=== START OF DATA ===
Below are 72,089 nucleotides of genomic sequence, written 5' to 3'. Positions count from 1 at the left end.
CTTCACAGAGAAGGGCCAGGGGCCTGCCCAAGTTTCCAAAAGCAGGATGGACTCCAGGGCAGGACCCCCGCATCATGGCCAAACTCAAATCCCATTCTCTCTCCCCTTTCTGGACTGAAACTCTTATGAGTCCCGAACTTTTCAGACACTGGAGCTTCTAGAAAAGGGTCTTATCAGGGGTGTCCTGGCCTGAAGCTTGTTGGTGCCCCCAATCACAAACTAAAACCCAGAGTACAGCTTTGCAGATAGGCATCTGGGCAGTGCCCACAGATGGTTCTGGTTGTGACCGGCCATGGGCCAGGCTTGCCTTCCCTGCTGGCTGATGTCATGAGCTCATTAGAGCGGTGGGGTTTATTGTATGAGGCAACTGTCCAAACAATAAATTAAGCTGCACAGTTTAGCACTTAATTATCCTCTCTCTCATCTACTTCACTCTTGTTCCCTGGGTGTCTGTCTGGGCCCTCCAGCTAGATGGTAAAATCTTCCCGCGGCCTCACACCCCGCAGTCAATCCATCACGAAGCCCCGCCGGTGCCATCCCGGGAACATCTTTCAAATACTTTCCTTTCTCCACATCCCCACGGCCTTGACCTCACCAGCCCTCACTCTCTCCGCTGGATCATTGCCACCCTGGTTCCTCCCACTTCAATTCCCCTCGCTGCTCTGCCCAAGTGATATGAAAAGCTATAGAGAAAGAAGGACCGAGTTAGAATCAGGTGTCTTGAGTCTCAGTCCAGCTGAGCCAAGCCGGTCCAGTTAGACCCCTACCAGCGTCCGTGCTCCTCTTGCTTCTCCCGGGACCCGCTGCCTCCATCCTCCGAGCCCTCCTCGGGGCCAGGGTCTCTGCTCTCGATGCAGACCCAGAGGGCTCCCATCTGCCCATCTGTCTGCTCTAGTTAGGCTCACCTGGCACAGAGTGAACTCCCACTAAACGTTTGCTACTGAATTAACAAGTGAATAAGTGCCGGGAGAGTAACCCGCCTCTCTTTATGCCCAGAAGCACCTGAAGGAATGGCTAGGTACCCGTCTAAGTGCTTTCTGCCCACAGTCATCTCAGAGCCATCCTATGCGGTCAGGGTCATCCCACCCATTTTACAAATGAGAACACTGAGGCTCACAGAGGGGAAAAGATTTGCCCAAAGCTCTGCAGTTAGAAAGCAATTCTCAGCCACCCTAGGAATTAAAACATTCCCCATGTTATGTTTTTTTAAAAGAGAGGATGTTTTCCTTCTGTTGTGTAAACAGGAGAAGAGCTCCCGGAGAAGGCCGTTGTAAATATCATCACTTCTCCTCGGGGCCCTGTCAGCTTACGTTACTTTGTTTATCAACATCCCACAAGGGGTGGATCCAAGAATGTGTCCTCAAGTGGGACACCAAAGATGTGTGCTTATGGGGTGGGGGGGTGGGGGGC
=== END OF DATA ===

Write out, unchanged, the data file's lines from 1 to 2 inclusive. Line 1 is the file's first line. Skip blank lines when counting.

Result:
Below are 72,089 nucleotides of genomic sequence, written 5' to 3'. Positions count from 1 at the left end.
CTTCACAGAGAAGGGCCAGGGGCCTGCCCAAGTTTCCAAAAGCAGGATGGACTCCAGGGCAGGACCCCCGCATCATGGCCAAACTCAAATCCCATTCTCTCTCCCCTTTCTGGACTGAAACTCTTATGAGTCCCGAACTTTTCAGACACTGGAGCTTCTAGAAAAGGGTCTTATCAGGGGTGTCCTGGCCTGAAGCTTGTTGGTGCCCCCAATCACAAACTAAAACCCAGAGTACAGCTTTGCAGATAGGCATCTGGGCAGTGCCCACAGATGGTTCTGGTTGTGACCGGCCATGGGCCAGGCTTGCCTTCCCTGCTGGCTGATGTCATGAGCTCATTAGAGCGGTGGGGTTTATTGTATGAGGCAACTGTCCAAACAATAAATTAAGCTGCACAGTTTAGCACTTAATTATCCTCTCTCTCATCTACTTCACTCTTGTTCCCTGGGTGTCTGTCTGGGCCCTCCAGCTAGATGGTAAAATCTTCCCGCGGCCTCACACCCCGCAGTCAATCCATCACGAAGCCCCGCCGGTGCCATCCCGGGAACATCTTTCAAATACTTTCCTTTCTCCACATCCCCACGGCCTTGACCTCACCAGCCCTCACTCTCTCCGCTGGATCATTGCCACCCTGGTTCCTCCCACTTCAATTCCCCTCGCTGCTCTGCCCAAGTGATATGAAAAGCTATAGAGAAAGAAGGACCGAGTTAGAATCAGGTGTCTTGAGTCTCAGTCCAGCTGAGCCAAGCCGGTCCAGTTAGACCCCTACCAGCGTCCGTGCTCCTCTTGCTTCTCCCGGGACCCGCTGCCTCCATCCTCCGAGCCCTCCTCGGGGCCAGGGTCTCTGCTCTCGATGCAGACCCAGAGGGCTCCCATCTGCCCATCTGTCTGCTCTAGTTAGGCTCACCTGGCACAGAGTGAACTCCCACTAAACGTTTGCTACTGAATTAACAAGTGAATAAGTGCCGGGAGAGTAACCCGCCTCTCTTTATGCCCAGAAGCACCTGAAGGAATGGCTAGGTACCCGTCTAAGTGCTTTCTGCCCACAGTCATCTCAGAGCCATCCTATGCGGTCAGGGTCATCCCACCCATTTTACAAATGAGAACACTGAGGCTCACAGAGGGGAAAAGATTTGCCCAAAGCTCTGCAGTTAGAAAGCAATTCTCAGCCACCCTAGGAATTAAAACATTCCCCATGTTATGTTTTTTTAAAAGAGAGGATGTTTTCCTTCTGTTGTGTAAACAGGAGAAGAGCTCCCGGAGAAGGCCGTTGTAAATATCATCACTTCTCCTCGGGGCCCTGTCAGCTTACGTTACTTTGTTTATCAACATCCCACAAGGGGTGGATCCAAGAATGTGTCCTCAAGTGGGACACCAAAGATGTGTGCTTATGGGGTGGGGGGGTGGGGGGC